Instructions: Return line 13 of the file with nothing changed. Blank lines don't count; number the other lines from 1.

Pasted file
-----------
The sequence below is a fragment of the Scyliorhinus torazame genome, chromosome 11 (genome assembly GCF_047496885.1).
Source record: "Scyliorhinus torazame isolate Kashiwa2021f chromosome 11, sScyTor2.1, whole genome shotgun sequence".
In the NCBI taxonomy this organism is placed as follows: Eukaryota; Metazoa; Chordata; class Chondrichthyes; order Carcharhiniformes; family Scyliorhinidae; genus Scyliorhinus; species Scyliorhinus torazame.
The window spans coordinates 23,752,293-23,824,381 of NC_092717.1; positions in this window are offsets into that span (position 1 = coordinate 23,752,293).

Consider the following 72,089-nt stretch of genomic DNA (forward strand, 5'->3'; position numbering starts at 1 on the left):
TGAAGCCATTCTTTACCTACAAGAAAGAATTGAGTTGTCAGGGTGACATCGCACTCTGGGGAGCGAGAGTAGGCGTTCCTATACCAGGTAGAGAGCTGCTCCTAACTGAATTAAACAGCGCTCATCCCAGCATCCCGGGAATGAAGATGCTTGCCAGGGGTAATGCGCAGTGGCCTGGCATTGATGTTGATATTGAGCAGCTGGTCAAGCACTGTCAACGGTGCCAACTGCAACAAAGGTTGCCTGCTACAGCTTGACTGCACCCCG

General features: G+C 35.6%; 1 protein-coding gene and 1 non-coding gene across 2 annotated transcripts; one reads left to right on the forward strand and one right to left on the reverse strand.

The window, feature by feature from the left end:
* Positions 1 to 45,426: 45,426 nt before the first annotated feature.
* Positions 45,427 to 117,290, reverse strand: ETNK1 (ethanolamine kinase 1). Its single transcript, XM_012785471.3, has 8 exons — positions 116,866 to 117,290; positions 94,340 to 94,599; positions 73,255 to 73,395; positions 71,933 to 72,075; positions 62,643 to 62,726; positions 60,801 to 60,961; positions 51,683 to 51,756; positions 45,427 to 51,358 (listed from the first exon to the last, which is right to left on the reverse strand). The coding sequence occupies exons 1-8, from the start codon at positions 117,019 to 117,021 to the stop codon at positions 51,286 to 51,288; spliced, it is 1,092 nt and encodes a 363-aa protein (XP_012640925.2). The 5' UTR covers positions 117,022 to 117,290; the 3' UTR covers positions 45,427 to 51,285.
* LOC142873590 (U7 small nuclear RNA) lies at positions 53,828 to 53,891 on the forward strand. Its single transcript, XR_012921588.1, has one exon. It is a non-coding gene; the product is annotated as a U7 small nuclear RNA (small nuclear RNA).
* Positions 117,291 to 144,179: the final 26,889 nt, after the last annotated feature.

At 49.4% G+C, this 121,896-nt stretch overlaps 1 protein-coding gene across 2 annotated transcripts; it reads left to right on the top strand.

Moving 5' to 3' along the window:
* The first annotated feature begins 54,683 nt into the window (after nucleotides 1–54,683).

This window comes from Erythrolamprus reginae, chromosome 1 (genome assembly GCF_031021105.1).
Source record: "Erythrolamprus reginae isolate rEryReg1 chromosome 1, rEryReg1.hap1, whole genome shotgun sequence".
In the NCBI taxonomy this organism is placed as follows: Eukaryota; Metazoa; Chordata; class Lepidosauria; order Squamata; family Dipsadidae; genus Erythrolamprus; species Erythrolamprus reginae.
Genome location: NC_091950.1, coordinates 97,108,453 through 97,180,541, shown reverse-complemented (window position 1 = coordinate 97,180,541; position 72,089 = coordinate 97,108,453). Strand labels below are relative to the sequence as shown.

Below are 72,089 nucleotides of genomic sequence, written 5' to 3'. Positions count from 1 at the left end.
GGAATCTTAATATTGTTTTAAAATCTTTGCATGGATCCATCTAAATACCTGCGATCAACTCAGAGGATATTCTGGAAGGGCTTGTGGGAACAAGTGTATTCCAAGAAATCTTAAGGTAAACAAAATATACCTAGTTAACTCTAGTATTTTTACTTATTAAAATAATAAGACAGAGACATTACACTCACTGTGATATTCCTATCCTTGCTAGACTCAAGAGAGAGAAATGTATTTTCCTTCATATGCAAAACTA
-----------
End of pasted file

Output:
At 49.4% G+C, this 121,896-nt stretch overlaps 1 protein-coding gene across 2 annotated transcripts; it reads left to right on the top strand.